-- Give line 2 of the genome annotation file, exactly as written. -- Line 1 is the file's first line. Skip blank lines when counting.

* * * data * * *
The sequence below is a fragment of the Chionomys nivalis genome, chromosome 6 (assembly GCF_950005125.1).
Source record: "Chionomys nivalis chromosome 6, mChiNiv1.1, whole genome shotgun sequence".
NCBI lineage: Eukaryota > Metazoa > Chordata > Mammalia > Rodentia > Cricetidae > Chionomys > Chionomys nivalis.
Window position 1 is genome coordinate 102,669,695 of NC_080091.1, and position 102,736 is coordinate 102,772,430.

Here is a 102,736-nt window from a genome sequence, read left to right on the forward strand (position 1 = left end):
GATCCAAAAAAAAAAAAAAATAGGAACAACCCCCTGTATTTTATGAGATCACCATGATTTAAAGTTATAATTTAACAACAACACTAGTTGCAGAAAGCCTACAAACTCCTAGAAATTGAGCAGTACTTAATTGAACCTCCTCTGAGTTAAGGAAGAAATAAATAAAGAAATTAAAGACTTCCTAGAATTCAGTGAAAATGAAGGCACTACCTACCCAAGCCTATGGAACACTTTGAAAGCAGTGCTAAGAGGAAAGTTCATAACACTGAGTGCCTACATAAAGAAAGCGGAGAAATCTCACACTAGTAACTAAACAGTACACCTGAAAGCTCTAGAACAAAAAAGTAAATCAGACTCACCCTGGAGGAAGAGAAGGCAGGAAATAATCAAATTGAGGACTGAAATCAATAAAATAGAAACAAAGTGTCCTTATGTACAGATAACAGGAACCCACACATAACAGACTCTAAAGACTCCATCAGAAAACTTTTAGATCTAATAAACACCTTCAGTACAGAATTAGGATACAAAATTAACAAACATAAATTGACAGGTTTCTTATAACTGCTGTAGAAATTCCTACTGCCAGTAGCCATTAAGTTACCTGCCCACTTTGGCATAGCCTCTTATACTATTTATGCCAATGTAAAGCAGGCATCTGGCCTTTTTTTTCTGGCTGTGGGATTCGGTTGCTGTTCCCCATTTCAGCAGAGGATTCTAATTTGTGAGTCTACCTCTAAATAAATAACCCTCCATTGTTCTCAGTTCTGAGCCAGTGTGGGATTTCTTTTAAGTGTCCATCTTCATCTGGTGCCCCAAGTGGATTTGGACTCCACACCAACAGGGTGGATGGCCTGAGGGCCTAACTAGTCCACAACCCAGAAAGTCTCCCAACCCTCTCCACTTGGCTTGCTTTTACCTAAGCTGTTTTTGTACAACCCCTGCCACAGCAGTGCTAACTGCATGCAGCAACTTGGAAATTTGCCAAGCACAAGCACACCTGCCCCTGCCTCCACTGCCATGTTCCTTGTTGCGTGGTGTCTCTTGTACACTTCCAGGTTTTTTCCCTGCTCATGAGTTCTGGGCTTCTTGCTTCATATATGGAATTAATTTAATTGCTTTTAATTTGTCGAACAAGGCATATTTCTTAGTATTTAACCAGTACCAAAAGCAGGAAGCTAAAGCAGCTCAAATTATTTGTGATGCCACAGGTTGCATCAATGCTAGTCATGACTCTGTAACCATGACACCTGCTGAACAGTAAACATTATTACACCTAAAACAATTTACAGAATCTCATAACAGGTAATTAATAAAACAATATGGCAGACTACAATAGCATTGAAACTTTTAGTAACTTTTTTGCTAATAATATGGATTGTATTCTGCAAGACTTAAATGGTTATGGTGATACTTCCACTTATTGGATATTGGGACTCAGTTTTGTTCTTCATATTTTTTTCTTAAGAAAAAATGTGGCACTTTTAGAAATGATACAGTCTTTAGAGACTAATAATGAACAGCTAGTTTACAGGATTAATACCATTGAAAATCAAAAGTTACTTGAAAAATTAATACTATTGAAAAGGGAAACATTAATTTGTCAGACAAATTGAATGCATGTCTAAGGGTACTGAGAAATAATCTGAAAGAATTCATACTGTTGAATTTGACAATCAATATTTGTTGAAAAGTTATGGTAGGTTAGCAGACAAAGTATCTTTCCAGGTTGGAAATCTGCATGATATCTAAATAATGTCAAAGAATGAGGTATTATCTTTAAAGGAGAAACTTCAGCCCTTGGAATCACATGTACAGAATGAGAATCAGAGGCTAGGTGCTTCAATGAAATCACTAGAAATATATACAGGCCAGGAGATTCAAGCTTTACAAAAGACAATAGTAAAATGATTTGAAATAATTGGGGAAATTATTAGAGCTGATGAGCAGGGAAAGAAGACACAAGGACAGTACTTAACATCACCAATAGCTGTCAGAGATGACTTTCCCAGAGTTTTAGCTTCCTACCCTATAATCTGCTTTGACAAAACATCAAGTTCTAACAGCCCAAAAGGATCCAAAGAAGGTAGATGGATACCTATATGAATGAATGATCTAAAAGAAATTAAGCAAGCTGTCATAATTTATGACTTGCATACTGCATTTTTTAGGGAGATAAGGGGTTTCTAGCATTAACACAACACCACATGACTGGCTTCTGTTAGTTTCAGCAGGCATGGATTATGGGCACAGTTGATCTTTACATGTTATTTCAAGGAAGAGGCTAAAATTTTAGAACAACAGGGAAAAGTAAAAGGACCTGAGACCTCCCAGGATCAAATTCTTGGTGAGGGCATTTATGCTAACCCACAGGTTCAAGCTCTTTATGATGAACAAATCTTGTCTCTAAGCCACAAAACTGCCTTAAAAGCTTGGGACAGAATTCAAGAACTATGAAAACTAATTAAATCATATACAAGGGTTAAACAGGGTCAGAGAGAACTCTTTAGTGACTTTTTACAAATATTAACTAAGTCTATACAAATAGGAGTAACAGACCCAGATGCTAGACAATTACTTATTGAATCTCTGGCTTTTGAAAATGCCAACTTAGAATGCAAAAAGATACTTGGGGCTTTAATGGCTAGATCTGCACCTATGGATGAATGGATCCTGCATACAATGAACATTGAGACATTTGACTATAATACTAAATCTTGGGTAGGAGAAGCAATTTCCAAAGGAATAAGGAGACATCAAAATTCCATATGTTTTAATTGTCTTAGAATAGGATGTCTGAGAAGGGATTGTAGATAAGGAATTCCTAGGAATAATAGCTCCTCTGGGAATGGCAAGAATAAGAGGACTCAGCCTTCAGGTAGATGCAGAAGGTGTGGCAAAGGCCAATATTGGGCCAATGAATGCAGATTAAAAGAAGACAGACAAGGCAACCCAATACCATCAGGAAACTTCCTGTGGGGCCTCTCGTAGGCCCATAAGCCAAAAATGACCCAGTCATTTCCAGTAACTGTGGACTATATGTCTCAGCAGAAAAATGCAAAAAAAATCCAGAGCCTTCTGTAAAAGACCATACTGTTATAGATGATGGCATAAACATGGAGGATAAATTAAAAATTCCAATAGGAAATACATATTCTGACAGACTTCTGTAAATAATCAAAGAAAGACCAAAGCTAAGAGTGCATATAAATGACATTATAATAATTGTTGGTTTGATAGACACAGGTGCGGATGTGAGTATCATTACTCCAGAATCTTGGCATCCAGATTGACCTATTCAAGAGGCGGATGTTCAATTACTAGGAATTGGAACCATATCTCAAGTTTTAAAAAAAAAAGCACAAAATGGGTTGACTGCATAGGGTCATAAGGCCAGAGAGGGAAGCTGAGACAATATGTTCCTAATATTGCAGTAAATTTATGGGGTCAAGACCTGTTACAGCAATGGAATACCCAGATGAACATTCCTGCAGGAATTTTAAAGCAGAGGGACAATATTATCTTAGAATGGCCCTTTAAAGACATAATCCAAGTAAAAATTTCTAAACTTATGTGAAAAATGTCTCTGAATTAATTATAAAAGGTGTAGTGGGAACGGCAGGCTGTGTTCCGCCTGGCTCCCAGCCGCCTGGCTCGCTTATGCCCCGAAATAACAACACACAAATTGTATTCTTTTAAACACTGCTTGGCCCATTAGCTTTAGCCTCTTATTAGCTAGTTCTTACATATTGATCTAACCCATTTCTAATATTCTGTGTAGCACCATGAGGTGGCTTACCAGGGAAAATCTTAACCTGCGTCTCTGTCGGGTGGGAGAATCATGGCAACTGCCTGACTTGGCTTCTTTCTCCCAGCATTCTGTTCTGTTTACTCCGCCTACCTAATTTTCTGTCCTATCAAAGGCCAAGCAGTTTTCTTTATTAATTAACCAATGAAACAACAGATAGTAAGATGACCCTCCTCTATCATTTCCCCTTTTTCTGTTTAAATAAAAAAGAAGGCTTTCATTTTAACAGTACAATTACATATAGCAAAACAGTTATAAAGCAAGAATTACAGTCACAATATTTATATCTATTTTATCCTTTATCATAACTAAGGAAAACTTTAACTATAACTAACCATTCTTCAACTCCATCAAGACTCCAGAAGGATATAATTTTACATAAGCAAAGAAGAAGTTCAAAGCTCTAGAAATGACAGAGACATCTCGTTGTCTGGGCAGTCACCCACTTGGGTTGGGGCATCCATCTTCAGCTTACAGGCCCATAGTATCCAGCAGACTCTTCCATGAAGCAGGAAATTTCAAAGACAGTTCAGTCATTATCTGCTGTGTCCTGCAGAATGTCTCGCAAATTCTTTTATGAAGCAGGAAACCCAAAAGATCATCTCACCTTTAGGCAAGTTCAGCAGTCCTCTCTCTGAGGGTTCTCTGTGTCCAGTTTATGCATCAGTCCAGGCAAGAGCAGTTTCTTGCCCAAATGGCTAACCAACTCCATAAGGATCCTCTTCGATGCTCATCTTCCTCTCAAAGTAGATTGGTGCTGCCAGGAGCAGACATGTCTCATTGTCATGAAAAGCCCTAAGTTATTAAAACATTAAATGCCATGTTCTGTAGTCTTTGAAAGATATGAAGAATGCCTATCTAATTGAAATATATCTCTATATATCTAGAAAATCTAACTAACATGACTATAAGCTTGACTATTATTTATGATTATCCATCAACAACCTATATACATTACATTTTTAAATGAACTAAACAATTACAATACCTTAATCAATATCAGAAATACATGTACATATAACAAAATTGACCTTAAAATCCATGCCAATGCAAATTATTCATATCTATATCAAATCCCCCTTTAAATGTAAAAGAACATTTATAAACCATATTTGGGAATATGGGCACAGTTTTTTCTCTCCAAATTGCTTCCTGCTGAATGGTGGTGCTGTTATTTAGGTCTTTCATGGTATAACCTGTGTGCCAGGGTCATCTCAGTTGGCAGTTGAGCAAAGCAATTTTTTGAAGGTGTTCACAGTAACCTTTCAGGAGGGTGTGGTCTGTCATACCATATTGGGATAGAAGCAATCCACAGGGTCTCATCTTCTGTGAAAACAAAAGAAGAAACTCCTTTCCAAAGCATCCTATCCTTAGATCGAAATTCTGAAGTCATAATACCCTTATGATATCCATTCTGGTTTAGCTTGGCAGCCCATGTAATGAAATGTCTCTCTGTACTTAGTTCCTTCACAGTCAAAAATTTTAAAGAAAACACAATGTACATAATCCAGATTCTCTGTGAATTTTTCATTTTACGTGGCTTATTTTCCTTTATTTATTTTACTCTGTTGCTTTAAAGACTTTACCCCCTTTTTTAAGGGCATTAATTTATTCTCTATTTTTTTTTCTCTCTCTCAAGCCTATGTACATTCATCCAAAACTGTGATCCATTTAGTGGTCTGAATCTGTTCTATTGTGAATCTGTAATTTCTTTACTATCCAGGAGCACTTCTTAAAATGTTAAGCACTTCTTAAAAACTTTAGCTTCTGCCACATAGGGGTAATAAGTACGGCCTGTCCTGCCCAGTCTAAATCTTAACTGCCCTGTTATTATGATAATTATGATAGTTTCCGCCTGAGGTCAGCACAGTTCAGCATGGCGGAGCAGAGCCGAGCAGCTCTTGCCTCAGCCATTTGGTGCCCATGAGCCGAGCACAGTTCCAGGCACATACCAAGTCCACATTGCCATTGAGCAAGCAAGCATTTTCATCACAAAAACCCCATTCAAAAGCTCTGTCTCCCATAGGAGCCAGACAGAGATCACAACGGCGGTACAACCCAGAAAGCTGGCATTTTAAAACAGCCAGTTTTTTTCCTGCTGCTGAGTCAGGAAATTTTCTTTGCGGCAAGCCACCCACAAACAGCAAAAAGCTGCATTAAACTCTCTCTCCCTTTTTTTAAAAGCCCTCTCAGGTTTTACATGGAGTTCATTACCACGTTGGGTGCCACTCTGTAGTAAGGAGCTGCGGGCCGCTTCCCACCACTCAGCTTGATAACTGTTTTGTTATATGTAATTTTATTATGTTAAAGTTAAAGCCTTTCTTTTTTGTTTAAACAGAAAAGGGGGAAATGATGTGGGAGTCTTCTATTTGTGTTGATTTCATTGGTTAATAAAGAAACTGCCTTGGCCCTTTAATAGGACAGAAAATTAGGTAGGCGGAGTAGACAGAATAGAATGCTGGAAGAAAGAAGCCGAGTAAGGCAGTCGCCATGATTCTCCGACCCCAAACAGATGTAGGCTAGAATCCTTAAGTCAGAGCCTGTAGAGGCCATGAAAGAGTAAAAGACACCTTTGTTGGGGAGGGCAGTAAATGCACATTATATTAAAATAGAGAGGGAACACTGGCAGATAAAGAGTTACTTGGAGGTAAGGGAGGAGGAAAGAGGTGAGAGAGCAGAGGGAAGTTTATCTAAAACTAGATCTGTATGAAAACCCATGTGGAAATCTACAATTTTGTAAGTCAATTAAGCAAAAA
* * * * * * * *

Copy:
Source record: "Chionomys nivalis chromosome 6, mChiNiv1.1, whole genome shotgun sequence".